Contemporary Evaluation of LMCAD
Most patients with significant LMCAD are symptomatic given the large myocardial territory it subtends. Nonetheless, angiographically significant LMCAD is incidentally found not so infrequently in stable patients undergoing coronary angiography. In the absence of critical LM stenosis or corroborating clinical presentation, the hemodynamic significance of incidental or intermediate LM lesions warrants further consideration. The reliance of our current clinical practice guidelines on angiographic lesion severity as the sole determinant of risk and the de facto threshold for CABG surgery decision‐making is outdated in the current era of clinically proven noninvasive and invasive modalities in determining the functional and prognostic significance of angiographically challenging coronary lesions. In particular, visual estimates of intermediate LM stenoses (30–70%) from coronary angiography have significant interobserver variability.16 Conversely, the reproducibility and accuracy of the angiographic assessment of LM stenosis ≥70% is excellent.16, 17 Thus, revascularization strategies based solely on the angiographic appearance of LMCAD stenosis of intermediate severity (between 50% and 70%) may be inappropriate. Aside from the unwarranted surgical risk, premature CABG for potentially noncritical lesions may ultimately be harmful to patients because of low graft patency rates in this setting and up to a 6‐fold higher rate of accelerated obstruction of bypassed native coronary vessels, which renders subsequent PCI of native vessels technically challenging, if needed, for symptom relief.18
Noninvasively, certain high‐risk features are suggestive of significant LM or equivalent disease, including: (1) Duke treadmill score ≤11, (2) stress‐induced sustained ventricular tachyarrhythmia or nonsustained ventricular tachyarrhythmia >30 seconds or ST‐segment elevation, (3) exercise LV ejection fraction ≤35%, (4) large reversible anterior perfusion defect (≥10% LV involvement on nuclear perfusion or ≥12.5% LV involvement on cardiac MRI) or multiple reversible perfusion defects of moderate size, (5) stress‐induced LV dilation or increased lung uptake in the setting of moderate perfusion defect or large fixed perfusion defect, or (6) echocardiographic wall motion abnormality involving >2 segments developing at a low‐dose dobutamine (≤10 mg/kg per minute) or at a low heart rate (<120 beats per minute).19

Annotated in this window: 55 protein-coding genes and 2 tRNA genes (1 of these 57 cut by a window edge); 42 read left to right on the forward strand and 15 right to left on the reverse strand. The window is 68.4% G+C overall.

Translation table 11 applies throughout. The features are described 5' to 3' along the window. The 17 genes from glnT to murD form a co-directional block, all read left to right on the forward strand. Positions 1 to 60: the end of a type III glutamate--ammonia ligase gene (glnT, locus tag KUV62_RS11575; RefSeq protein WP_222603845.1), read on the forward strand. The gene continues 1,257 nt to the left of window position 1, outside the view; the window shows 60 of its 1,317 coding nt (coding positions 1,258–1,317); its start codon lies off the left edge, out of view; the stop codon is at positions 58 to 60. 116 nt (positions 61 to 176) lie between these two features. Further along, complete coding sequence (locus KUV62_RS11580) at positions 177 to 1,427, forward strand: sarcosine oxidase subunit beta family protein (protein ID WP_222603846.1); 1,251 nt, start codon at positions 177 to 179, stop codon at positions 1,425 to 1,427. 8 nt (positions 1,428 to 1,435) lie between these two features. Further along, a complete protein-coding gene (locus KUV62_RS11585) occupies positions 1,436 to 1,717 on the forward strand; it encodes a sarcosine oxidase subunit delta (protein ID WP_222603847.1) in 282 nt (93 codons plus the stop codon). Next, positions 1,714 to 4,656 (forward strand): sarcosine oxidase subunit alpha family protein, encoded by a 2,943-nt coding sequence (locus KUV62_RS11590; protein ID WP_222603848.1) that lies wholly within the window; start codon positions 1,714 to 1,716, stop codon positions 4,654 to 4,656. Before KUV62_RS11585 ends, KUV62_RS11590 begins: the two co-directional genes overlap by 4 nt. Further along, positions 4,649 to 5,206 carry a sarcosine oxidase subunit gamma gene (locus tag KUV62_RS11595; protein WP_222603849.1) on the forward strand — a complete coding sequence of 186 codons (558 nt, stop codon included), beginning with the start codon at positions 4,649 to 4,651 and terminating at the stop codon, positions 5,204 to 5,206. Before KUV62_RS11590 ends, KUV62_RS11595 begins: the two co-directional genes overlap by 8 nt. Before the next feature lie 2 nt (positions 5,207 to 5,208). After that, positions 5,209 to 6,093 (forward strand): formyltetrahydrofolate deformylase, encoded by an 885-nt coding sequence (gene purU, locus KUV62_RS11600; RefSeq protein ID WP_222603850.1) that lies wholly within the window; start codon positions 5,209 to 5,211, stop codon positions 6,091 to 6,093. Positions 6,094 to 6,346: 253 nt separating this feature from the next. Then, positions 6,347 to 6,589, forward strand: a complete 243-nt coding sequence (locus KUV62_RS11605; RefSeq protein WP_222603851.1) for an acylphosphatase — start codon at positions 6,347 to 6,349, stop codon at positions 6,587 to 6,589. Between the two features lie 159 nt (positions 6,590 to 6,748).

Invasively, more detailed evaluation of the anatomic severity and hemodynamic significance of clinically ambiguous LM lesions can be obtained by intracoronary imaging with intravascular ultrasound (IVUS) imaging or physiologically with pressure wire assessment of fractional flow reserve (FFR).
Use of Intracoronary Imaging in the Evaluation of Myocardial Ischemia in LM Lesions
The use of IVUS is particularly helpful in the determination of plaque extent and characteristics within the LM, as well as in determining ostial involvement of daughter branches. IVUS can provide an estimate of the ischemic burden of the LM lesion, and its use following LM PCI improves clinical outcomes.20, 21 In the multicenter prospective LITRO study22 of intermediate LM stenosis between 25% and 60%, deferring revascularization of LM lesions with minimal luminal area (MLA) of ≥6 mm2 (53% of lesions) was safe and associated with favorable outcomes at 2 years of follow‐up (cardiac death‐free survival of 97.7%). The disagreement between angiography and this IVUS criterion for a significant stenosis was substantial. One third of patients with an insignificant angiographic stenosis of <30% had an MLA of <6 mm2, whereas 43% of patients with angiographic LM stenosis ≥50% had a prognostically favorable MLA of ≥6 mm.22 Moreover, a cutoff value of 6.0 mm2 also agrees with a theoretical value derived from fractal geometry. A study confirmed that the linear law was more exact than the Murray's law that largely underestimated the calculated mother‐vessel diameter. Using the currently established 3.0 mm2 as the best cutoff MLA for the LM branches, the calculated LM‐MLA cutoff by linear law was 5.8 mm.23
Although IVUS is good at describing the anatomical extent of disease, the LM‐MLA cutoff for determining a functionally significant lesion differs between populations and thus these values need to be interpreted with caution. In a Korean study, the MLA cutoff for FFR <0.80 was 4.5 mm2 with a sensitivity of 77% and a negative predictive value of 75%,24 whereas another US study yielded a cutoff value of 5.9 mm2 with a sensitivity and specificity of 93% and 94%, respectively, for an FFR <0.75.25 The most plausible explanation for this discrepancy appears to relate to differences in the reference size of the coronary arteries. For example, the average LM‐MLA in patients in the Korean study was 4.8 mm2 versus 7.6 mm2 in the US study. Another study comparing LM lesions between 99 white North American and 99 Asian patients showed that Asian patients had a significantly smaller LM‐MLA (5.2±1.8 mm2 versus 6.2±1.4 mm2, respectively; P<0.0001).26
The other value of IVUS is to ensure stent optimization of LM PCI. IVUS can ensure adequate expansion and apposition of stents after LM PCI, which improves clinical outcomes following LM PCI, particularly in patients with distal LM lesions and those treated with a 2‐stent strategy.20